Once Love became the ruler of the heart’s realm,
It ruled out the way of the cleric and the king.

From pre-eternity to post-eternity is but a single breath,
A breath free of all those melodies high and low.
Dr Javad Nurbakhsh, Master of Nimatulahi Sufi Order

The struggle between the cleric and king is highlighted in

the enduring debate on whether Anglicanism should be

the exclusive religion of the British Crown and

Government. As HRH Queen Elizabeth’s arms declare, the

English Sovereign rules “by god and by right”: the

spiritual and legal authority of the British State and

Anglican clergy flow from her divine and majestic

authority as the supreme governor of god’s word. In a

time where corporate executives like Aylwin B. Lews sit

on boards of media, retail and military companies (ABC,

Sears and Halliburton Co.) that have larger market

capitalisation than the Vatican and Queen of England

combined, it is not a surprise that now even the

Archbishop of Cantebury, Dr. Rowan Williams, sees the

disestablishment of the Church of England as religion of

the realm to be a rather trivial matter. Advocating a

mystical approach to religion similar to Dr. Nurbakhsh’s –

that love is the ruler of the heart’s (god’s) realm – the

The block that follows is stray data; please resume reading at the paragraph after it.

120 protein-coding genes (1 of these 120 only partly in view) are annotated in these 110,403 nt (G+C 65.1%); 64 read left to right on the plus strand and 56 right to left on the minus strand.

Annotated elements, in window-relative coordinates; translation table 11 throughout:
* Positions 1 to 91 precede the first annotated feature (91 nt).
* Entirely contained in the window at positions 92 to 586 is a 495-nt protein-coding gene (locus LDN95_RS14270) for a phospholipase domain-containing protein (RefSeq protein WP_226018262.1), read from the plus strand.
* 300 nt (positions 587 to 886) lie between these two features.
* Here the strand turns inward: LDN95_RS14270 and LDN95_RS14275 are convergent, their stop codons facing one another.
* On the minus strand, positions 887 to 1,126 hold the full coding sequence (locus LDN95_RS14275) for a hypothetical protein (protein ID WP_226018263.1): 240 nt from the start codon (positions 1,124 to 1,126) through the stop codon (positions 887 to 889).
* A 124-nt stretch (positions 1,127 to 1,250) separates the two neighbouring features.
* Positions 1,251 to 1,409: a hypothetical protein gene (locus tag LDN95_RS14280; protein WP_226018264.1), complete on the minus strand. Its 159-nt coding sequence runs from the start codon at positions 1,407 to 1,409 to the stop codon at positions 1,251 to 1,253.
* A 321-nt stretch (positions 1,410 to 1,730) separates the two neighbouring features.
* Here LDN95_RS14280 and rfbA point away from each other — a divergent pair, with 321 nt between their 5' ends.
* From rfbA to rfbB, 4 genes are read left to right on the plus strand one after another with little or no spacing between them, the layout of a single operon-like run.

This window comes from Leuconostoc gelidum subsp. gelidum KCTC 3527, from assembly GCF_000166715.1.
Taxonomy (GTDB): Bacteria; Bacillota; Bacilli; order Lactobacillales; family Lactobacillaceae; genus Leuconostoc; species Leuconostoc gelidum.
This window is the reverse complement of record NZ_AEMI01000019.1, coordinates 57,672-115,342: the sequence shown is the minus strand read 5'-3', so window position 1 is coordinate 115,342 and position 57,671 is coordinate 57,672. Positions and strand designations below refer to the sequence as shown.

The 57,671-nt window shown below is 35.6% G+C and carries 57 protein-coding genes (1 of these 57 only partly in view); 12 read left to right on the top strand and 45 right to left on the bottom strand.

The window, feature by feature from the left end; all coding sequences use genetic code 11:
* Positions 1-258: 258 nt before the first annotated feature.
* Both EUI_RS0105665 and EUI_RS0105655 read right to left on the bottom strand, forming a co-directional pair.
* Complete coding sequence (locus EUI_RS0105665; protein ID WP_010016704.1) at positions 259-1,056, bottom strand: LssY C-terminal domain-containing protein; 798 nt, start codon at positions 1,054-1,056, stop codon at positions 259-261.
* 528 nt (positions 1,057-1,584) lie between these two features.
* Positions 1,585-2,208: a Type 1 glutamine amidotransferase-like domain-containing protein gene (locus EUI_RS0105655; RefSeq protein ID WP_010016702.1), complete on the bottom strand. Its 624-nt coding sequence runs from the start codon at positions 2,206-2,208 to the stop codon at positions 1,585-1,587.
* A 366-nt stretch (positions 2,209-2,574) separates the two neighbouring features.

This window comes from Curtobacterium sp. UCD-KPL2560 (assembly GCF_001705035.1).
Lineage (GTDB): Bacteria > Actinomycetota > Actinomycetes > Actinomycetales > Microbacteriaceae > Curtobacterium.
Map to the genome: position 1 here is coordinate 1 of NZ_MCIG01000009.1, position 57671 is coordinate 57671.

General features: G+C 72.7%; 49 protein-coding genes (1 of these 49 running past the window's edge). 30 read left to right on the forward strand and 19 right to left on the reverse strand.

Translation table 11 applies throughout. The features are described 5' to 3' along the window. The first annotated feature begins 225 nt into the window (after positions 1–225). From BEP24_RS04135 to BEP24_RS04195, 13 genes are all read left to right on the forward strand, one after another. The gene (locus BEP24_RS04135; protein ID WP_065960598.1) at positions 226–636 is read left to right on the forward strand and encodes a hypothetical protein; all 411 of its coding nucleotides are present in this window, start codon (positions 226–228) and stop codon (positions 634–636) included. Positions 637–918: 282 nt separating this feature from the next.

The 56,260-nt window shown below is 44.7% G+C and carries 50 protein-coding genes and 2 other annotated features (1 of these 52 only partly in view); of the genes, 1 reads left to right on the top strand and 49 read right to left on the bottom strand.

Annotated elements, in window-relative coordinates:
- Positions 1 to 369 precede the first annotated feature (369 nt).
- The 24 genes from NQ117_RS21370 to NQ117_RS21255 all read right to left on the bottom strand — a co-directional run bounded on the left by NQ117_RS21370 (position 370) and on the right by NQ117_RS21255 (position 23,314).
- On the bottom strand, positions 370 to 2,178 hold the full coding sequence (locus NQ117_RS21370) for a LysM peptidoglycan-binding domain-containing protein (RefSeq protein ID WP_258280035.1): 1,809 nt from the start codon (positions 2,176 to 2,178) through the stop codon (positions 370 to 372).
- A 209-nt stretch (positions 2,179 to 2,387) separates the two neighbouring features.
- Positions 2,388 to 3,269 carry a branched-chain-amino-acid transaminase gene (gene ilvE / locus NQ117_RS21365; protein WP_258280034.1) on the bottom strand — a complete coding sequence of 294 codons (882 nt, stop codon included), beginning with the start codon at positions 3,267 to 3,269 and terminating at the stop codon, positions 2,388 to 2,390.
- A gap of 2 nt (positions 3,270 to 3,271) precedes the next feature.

disestablishmentarians, like Williams, seem to embody the

new post modern religiosity – religion without its reason

for being, without dogma, separation or struggle. No

matter that the Petrine Doctrine of papal supremacy is

directly in conflict with the idea that the British monarch is

the Fount of Honour, in today’s post ideological era, such

minor details are not significant.

Antidisestablishmentarians have kept a classical

understanding of the cleric and the king, recognizing that

if the spirit only continues on earth within the Catholic

Church and if the Pope has universal power as the

successor of St Peter then a Catholic Crown in British

Parliament raises the problem of conflicting loyalties. If

the Lords Spiritual, Temporal and Commons are loyal to a

Monarch bound to a ruler of another State, the

independent nationalism of the United Kingdom is

dissolved. But are such concerns relevant in a kingdom

where more people attend Mosques than Anglican

Churches and where perceptions are shaped more by

Omnicom and WPP than by the Lords Spiritual or

Temporal, the Commons or the Sovereign?

Like Archbishop Williams, I believe not, and for this

reason, I have sought to recreate the single breath in my

work on Antidisestablishmentarianism. The visuals explore

the breath as constant, transcendent, as resolution, as the

unifier between the cleric and the king. The soundscape

creates a breath free from melodies high and low. Free

from the egos of the sovereigns, both papal and regal, it

is the sounds of the seeker of the spirit.

-Messrs and Misses Avigdor Michael, Maia Melton, and Charles Woodard

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